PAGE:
Around Auntie Tanya's warm fire, a cuppa, a friendly chat and many willing, helping hands go a long way.
For more than a year, Clybucca Dreaming volunteer director Tanya Keed has been providing support for Indigenous women who have fallen foul of the ACT criminal justice system.
Her women's "yarning circle", an informal chat group, operates inside the sterile walls of the prison, then continues when the women are paroled or released.
Once the women are released, she says the most important element is simply just being there; providing the sympathetic ear at the other end of the phone in the middle of the night, or being able to offer a reassuring hug and a cup of tea when someone hits "rock bottom".
"It's really tough for some of these girls," she said.
"They've never really known what it's like to have family support or stability.
"But when they are nurtured and supported, it's amazing to see how much they change and grow."
Ms Keed currently has 17 women in her Yarning Circles for Justice pilot program, and three months ago was given support by the ACT government to extend it for another three months.
She now has the confidence and the promising early results to tender for the ACT government's upcoming three-year contract, worth $450,000, which extends into complex areas of case management support and co-ordinating legal representation.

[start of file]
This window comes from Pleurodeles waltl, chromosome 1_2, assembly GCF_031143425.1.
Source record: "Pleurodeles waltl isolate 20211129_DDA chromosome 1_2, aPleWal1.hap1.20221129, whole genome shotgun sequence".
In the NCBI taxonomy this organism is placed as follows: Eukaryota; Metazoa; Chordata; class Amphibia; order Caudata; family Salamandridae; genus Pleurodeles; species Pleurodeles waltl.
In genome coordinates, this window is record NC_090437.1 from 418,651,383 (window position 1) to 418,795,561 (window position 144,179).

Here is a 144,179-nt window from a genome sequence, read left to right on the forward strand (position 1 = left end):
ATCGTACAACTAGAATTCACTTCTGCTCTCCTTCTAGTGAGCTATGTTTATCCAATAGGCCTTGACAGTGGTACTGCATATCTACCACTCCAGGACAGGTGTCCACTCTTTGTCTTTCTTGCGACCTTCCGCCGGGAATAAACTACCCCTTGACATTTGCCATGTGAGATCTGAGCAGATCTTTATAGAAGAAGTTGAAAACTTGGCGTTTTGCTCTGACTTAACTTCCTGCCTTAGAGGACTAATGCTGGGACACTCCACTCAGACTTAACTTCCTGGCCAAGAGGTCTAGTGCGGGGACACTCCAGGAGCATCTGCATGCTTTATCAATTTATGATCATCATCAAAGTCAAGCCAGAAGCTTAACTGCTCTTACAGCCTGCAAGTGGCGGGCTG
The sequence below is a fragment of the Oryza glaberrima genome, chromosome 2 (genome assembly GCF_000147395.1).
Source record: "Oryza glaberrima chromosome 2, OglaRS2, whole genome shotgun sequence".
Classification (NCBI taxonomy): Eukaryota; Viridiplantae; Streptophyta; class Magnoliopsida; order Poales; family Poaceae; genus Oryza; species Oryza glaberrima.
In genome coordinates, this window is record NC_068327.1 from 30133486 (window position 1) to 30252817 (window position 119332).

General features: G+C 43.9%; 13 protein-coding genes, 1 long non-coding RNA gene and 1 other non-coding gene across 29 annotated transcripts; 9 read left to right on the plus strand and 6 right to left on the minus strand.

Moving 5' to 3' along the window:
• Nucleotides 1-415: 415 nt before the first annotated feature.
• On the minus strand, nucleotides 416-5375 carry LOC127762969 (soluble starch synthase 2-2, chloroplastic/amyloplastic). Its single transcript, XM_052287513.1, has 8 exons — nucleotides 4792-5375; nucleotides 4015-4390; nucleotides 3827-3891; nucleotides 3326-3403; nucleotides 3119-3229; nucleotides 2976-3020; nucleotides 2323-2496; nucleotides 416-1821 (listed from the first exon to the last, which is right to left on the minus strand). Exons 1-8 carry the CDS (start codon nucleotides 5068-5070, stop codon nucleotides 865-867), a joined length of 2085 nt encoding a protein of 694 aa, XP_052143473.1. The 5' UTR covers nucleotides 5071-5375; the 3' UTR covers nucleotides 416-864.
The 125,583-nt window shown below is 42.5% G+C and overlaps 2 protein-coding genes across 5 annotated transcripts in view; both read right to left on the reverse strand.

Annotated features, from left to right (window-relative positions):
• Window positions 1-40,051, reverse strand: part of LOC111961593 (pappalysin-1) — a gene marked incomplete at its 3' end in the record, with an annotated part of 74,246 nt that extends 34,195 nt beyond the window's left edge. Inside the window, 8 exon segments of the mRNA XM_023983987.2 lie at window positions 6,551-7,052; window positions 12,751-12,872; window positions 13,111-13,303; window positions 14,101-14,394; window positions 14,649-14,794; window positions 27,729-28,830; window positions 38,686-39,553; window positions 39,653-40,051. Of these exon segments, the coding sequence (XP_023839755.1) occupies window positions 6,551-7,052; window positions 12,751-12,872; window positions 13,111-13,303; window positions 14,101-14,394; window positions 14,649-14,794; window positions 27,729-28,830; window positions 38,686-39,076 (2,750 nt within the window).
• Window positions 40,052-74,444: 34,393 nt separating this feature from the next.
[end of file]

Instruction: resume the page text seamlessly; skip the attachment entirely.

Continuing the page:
Upscaling will also bring its own administrative and resource challenges, as it will pitch her small, close-knit business against larger and well-established operations such as the Aboriginal Legal Service, which is the current contractor.
For clients like shy and softly spoken Samantha Campbell, 28, who left prison in January, the hands-on approach of "Auntie Tanya" and her team has made a huge difference to her life.
"I've been in and out of the justice system for about 15 years; I first went into Quamby [ACT's former youth detention centre] when I was pretty young," she said.
The first thing she lost was her self-esteem.
"I felt pretty depressed much of the time and started to go to the [yarning circles] sessions inside [prison]. Now I'm getting my confidence back bit by bit and I really feel now that things are turning around for me."
Corrections Minister Shane Rattenbury has a firm belief that programs like Ms Keed's yarning circles provide the pressure relief valve that the ACT criminal justice system and the overcrowded Canberra prison so desperately needs.
"We have made the deliberate decision not to grow the high-security part of the [Canberra] jail," Mr Rattenbury said.
"Instead that money will be committed to programs which help people get their lives back on track."
He said government bureaucracy wasn't set up for informal support programs such as this, "but we have to have the courage to jam it into the system and ... try to get it across the line".